In this major study of Angle-Saxon religious tests sermons, homilies, and saints' lives written in Old English -- Clare A. Lees reveals how the invention of preaching transformed the early medieval church, and thus the culture of medieval England in placing Anglo-Saxon prose within a social matrix, her work offers a new way of seeing medieval literature through the lens ofIn this major study of Angle-Saxon religious tests sermons, homilies, and saints' lives written in Old English -- Clare A. Lees reveals how the invention of preaching transformed the early medieval church, and thus the culture of medieval England in placing Anglo-Saxon prose within a social matrix, her work offers a new way of seeing medieval literature through the lens of cultures.To show how the preaching mission of the later Anglo-Saxon church was constructed and received, Lees explores the emergence of preaching from the traditional structures of the early medieval church -- its institutional knowledge, genres, and beliefs. Understood as a powerful rhetorical, social, and epistemological process, preaching is shown to have helped define the sociocultural concerns specific to late Anglo-Saxon England.The first detailed study of traditionality in medieval culture, Tradition and Belief is also a case study of one cultural phenomenon from the past. As such -- and by concentrating on the theoretically problematic areas of history, religious belief, and aesthetics -- the book contributes to debates about the evolving meaning of culture....
|Title||:||Tradition And Belief: Religious Writing in Late Anglo-Saxon England|
|Number of Pages||:||216 Pages|
|Status||:||Available For Download|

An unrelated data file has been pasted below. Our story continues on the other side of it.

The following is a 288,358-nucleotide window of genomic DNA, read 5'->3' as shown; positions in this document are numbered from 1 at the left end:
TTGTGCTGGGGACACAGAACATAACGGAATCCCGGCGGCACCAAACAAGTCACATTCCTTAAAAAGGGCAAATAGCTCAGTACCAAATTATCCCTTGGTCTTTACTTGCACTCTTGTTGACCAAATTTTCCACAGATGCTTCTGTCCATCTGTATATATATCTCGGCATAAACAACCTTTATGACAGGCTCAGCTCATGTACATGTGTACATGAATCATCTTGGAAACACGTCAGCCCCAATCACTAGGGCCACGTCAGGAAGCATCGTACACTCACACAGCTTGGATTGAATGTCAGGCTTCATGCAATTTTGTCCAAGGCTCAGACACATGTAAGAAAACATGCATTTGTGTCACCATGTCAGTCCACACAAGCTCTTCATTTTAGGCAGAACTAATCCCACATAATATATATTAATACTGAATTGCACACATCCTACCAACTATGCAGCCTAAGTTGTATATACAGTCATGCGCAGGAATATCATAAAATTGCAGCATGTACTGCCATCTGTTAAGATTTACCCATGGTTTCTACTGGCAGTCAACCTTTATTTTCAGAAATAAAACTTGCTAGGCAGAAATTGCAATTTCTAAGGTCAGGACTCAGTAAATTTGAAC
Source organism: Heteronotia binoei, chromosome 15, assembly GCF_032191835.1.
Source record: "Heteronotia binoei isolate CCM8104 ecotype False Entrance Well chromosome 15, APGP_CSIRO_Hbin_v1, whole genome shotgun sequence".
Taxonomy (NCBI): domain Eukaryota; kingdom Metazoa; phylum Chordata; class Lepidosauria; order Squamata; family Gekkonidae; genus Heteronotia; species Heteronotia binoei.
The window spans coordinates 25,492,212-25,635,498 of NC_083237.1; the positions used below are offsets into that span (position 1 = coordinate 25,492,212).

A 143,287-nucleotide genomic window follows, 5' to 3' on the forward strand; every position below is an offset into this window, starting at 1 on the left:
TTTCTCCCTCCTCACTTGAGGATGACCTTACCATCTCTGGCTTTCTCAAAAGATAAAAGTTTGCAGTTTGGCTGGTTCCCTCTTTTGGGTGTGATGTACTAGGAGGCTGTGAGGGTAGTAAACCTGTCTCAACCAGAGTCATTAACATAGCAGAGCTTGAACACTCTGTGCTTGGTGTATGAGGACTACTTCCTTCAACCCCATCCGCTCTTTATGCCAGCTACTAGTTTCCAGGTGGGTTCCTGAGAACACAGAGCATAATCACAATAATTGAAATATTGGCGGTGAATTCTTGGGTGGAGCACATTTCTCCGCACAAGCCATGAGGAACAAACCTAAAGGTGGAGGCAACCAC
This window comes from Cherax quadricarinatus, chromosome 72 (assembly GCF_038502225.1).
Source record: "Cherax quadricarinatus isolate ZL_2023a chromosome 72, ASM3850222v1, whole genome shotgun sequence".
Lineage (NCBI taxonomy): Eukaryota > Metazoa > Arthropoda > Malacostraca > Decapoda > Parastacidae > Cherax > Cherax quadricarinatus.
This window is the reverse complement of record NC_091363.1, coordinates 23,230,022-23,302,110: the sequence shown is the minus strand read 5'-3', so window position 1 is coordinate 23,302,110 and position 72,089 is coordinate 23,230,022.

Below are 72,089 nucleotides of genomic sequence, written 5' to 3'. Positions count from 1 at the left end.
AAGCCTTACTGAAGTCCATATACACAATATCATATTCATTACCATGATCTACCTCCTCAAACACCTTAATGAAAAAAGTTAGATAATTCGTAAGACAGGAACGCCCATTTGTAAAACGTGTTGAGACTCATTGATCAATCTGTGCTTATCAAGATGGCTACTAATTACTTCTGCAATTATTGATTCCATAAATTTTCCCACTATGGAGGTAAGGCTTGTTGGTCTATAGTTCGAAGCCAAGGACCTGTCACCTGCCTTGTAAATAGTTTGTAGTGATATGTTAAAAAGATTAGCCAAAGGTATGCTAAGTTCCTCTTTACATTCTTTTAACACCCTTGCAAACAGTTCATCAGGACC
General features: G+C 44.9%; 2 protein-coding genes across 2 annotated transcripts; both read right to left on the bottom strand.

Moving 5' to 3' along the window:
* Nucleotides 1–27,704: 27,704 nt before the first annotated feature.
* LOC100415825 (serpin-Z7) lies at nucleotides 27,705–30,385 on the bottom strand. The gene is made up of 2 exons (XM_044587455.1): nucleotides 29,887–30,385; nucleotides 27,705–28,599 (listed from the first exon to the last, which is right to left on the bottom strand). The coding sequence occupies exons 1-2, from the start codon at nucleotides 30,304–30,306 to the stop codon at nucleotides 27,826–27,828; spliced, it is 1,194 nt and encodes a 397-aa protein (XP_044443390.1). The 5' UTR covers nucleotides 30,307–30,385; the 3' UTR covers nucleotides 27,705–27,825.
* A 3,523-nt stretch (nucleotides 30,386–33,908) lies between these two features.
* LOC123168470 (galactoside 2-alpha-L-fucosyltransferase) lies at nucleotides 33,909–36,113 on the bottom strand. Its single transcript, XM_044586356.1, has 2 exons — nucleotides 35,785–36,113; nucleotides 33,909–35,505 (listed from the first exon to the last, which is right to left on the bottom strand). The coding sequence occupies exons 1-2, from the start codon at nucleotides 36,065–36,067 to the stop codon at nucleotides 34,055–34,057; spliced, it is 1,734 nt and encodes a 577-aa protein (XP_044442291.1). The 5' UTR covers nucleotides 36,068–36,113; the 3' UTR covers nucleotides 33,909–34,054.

|Last checked||:||21 Minutes ago!|
Tradition And Belief: Religious Writing in Late Anglo-Saxon England Reviews
As I read this book, I realized how much it felt like a precursor to much of the type of work I pursue on religious Old English literature. In many ways, in fact, the idea that stuck with me was Lees's formulation that the book may be seen as "Serving as a prolegomenon to the more detailed analysis of preaching as a traditional genre"--exactly what I see myself doing in my research. In this, the book is a great success.Much of the thrust of this monograph is to break down the critical distaste and neglect of Old English religious prose, a process that has been ongoing for several decades but still deals with the shadow of poetry cast over the subject. Questioning traditional literary-historical scholarship, she brings in a variety of disciplines and methodologies, often invoking contemporary cultural theories throughout the Introduction and first chapter. While Lees provides a heavy critique of Anglo-Saxon studies, she also provides ways of fusing past scholarship with new approaches. The whole book does well to demonstrate this, although chapter 3-5 depict perhaps more of her own reliance on traditional literary close reading than would be expected after the first 45 pages of the book.As a study that seeks to break down boundaries, Tradition and Belief is an excellent contribution to medieval studies generally. For anyone pursuing study of Old English religious prose, it is a necessary starting place.